March 30, 2009 5:20 AM
The Jim Calhoun Chronicles: Text Messages, Age Limits, and Misspelling Your Lawyer's Name
Posted by Zach Lowe
By far the biggest legal news of the week in the sports world was Yahoo! Sports' explosive report that the University of Connecticut allegedly committed several NCAA rule violations in its recruitment of Nate Miles, a highly prized wing man who never played a minute for the team.
The university and the NCAA have already begun probing the allegations, which center mostly on communication between Miles, former Huskies manager-turned-agent Josh Nochimson, and ex-UConn assistant coach Tom Moore.
The basic legal issue: as an agent, Nochimson qualifies as a representative with an interest in UConn's basketball team because of his connections with the team and his ongoing communication with Moore. That means NCAA rules prohibit Nochimson from having any contact with recruits. Yahoo found that Nochimson communicated regularly with Miles via phone calls and text messages, bought him meals, and set him up at schools and high-priced training academies--all while five different UConn coaches, including head honcho Jim Calhoun, exchanged more than 1,500 text messages combined with Nochimson.
One coach, Moore, also called Miles's legal guardian more than two dozen times in one month; NCAA rules limit coaches to one call per month during a recruit's junior and senior seasons.
So it has come to this: We are watching an NCAA tournament in which one of the Final Four teams could win a championship at the same time the program is being investigated for corrupt recruiting. This is not a good situation for college sports.
UConn has hired the Kansas-based firm Bond, Schoeneck & King, which includes a group that specializes in NCAA compliance and other college sports issues. Richard Everard, one of the Bond attorneys representing UConn, says the firm has represented UConn on compliance matters since 1997, when then-Huskies Ricky Moore and Kirk King got in trouble for taking plane tickets from a prospective agent. Everard says UConn is taking the current allegations seriously and will order a complete investigation.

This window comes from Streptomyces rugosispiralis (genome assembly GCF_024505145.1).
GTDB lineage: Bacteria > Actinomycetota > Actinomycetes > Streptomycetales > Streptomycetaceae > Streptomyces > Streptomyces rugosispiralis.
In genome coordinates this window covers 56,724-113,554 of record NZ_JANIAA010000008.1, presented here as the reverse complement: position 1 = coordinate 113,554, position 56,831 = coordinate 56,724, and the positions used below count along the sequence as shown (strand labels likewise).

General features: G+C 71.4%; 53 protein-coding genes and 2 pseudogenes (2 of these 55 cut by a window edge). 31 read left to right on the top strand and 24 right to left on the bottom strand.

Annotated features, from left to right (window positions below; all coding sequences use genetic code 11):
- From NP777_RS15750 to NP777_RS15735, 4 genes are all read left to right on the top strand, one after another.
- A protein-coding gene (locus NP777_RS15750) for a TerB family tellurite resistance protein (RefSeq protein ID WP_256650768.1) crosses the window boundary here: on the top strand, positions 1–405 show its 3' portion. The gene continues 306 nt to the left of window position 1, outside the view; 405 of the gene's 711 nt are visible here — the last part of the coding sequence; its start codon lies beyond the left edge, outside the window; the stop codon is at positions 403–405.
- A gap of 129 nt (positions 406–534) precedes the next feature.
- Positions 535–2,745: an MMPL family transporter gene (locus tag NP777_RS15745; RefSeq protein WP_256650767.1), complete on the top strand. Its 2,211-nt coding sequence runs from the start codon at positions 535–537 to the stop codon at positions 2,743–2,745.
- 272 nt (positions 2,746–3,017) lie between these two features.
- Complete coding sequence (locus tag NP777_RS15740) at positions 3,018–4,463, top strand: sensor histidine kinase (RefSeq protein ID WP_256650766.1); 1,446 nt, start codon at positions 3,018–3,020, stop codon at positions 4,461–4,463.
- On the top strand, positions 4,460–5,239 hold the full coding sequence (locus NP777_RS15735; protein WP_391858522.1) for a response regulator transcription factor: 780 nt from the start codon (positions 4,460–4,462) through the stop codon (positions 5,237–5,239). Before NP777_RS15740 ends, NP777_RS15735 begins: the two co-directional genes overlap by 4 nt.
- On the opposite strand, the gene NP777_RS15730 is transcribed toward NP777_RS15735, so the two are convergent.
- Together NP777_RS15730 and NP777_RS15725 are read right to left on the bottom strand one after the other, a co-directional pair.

As for Calhoun, a Nutmeg State legend and Hall of Fame coach, it's unclear whether he has hired personal counsel in the case. Gerald Roisman, name partner of Roisman & McClure in West Hartford, has served as Calhoun's personal lawyer before on contract talks and other issues. He says Calhoun has not retained him in the Miles matter.
"He's focused on the tournament," Roisman says.
The player at the center of the probe, Miles, was kicked out of UConn for violating a restraining order in an alleged domestic violence case, and probably wasn't good enough to go directly to the NBA. But the seediness of the recruiting process got The Am Law Daily thinking about the NBA's age limit, which bans high school players from entering the draft until one year after their high school class graduates.
The rule, incorporated into the league's collective bargaining agreement in 2005, has resulted in several sure-fire top draft picks spending a token year in college before leaving for the NBA. One star player (Brandon Jennings) who couldn't increase his test scores enough for college eligibility signed with a European team after high school and is considered something of a trend-setter for doing so.
NBA officials have hinted they want to raise the age limit to 20 when the current collective bargaining agreement expires in 2011. Luckily for us, the age limit topic dominated the discussion during a panel talk Wednesday at New York Law School featuring several high-profile sports lawyers. Even better, we heard Alan Milstein, a litigator at Sherman, Silverstein, Kohl, Rose & Podolsky promise that he plans to mount a legal challenge against the NBA's age-limit ban, which, to put it politely, he does not like. (Milstein called the ban "outrageous," "hypocritical," and "a sham." He and other panelists who share his views--including Michael McCann of Vermont Law School and Sports Law Blog fame--wonder why hoops players have to wait while tennis players and soccer players can turn pro as youngish teens).